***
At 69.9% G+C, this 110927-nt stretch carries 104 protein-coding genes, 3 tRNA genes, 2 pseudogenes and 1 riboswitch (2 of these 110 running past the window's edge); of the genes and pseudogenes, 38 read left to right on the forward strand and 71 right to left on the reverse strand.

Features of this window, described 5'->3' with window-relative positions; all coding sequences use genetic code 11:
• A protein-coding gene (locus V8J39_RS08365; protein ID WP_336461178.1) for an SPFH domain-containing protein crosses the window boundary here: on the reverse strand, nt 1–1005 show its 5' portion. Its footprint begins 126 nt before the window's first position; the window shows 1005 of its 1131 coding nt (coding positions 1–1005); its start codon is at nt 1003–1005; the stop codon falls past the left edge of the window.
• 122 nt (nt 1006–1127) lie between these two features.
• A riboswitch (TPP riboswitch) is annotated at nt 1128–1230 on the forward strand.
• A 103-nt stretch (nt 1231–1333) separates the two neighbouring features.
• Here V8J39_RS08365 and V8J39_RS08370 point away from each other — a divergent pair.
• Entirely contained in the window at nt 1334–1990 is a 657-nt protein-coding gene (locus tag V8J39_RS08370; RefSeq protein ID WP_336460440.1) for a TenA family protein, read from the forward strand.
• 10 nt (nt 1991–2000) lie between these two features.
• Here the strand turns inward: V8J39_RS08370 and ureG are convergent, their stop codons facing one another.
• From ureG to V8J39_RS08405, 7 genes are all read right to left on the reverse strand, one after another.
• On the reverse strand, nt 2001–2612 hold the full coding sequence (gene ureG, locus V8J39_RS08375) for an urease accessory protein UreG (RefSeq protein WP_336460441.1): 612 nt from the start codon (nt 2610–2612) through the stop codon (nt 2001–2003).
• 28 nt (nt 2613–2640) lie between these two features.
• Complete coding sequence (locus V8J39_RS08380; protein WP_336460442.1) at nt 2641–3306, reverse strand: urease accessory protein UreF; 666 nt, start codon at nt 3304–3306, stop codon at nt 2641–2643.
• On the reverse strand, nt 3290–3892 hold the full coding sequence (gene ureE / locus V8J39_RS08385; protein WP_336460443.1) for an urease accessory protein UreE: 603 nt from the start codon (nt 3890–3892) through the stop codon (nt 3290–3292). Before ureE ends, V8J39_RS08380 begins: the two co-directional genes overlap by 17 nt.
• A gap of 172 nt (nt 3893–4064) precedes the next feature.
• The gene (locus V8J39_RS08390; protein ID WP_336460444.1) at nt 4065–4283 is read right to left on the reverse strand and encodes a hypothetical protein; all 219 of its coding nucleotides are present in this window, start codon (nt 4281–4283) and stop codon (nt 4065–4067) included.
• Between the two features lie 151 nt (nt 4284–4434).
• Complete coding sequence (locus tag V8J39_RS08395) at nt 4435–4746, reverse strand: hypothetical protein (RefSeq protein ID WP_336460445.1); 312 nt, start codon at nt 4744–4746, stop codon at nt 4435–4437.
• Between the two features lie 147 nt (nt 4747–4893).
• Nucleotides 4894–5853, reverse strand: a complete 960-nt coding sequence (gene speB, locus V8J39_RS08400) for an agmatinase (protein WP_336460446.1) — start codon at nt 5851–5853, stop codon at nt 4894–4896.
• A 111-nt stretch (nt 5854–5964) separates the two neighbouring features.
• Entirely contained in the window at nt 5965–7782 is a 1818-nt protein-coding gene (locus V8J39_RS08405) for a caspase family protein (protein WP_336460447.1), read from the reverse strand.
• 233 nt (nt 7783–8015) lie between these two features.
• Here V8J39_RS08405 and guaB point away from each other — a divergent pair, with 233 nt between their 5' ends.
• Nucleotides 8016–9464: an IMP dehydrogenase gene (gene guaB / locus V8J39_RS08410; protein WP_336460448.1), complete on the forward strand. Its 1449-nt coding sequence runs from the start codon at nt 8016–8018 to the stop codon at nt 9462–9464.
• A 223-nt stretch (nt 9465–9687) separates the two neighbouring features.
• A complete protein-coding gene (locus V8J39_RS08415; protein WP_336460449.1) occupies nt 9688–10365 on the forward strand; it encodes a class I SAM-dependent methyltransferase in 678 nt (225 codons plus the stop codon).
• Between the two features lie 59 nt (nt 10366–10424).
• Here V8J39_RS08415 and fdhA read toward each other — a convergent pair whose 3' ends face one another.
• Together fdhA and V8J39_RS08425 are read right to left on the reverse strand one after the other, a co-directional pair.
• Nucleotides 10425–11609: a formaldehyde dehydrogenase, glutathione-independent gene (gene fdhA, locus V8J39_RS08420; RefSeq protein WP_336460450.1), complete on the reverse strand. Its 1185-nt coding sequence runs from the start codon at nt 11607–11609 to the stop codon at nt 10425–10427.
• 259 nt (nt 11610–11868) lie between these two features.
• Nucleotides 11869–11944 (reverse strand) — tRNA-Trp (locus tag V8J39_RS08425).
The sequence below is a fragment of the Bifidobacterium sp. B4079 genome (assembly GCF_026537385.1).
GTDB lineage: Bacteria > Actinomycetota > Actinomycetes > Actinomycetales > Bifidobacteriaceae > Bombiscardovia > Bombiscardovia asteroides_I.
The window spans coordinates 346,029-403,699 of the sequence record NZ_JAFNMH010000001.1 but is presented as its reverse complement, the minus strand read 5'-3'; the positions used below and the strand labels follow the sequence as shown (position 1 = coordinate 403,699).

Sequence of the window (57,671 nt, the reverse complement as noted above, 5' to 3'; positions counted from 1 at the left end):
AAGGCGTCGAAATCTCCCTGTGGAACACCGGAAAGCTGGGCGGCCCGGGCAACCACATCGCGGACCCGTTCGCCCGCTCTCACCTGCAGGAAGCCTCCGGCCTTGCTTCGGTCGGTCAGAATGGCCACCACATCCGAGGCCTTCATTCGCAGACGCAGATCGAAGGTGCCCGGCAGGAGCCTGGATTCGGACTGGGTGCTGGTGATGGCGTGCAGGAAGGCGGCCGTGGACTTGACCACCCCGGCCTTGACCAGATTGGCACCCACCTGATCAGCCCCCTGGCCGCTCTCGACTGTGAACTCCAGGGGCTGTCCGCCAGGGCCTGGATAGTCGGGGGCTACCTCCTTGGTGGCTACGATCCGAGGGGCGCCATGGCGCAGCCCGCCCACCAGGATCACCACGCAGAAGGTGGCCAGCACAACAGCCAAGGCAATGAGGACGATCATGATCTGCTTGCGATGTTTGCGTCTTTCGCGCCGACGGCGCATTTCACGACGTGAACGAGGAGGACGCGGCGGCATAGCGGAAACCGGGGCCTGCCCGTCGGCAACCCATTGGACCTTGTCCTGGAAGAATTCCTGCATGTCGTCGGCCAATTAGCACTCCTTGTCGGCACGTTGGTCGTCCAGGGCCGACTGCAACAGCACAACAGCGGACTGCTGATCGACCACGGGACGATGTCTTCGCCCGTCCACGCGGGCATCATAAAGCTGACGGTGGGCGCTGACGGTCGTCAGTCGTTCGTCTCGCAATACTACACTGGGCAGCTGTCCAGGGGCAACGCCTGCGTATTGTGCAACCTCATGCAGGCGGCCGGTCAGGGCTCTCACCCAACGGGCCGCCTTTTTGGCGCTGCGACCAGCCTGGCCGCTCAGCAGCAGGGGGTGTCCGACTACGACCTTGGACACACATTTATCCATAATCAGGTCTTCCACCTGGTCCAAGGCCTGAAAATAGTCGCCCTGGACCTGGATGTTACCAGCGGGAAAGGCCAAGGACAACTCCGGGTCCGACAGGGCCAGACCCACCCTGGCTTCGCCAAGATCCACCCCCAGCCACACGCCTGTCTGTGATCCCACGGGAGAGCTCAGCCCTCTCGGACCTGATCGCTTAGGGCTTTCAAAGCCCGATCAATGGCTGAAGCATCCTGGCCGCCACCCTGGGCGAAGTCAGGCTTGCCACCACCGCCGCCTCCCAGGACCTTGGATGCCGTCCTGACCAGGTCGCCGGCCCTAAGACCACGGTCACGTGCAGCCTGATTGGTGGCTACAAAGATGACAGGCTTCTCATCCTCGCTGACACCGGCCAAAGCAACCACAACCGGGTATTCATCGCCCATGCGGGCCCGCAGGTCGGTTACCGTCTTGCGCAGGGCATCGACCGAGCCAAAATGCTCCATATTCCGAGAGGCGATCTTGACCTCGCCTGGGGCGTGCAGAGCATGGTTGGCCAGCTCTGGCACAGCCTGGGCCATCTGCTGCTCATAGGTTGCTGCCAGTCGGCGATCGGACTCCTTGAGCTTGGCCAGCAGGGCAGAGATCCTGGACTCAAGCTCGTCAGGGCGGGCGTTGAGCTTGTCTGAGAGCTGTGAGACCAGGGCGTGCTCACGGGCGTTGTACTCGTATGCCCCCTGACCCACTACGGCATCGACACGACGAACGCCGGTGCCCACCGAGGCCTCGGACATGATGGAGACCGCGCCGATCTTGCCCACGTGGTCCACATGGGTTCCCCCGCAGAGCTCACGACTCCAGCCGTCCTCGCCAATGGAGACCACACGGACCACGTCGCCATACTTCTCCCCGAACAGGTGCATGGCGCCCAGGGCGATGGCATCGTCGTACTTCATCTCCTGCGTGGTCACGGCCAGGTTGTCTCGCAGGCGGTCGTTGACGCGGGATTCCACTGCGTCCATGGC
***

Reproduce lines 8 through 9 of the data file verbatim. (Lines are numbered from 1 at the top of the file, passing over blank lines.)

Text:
• Entirely contained in the window at nt 1334–1990 is a 657-nt protein-coding gene (locus tag V8J39_RS08370; RefSeq protein ID WP_336460440.1) for a TenA family protein, read from the forward strand.
• 10 nt (nt 1991–2000) lie between these two features.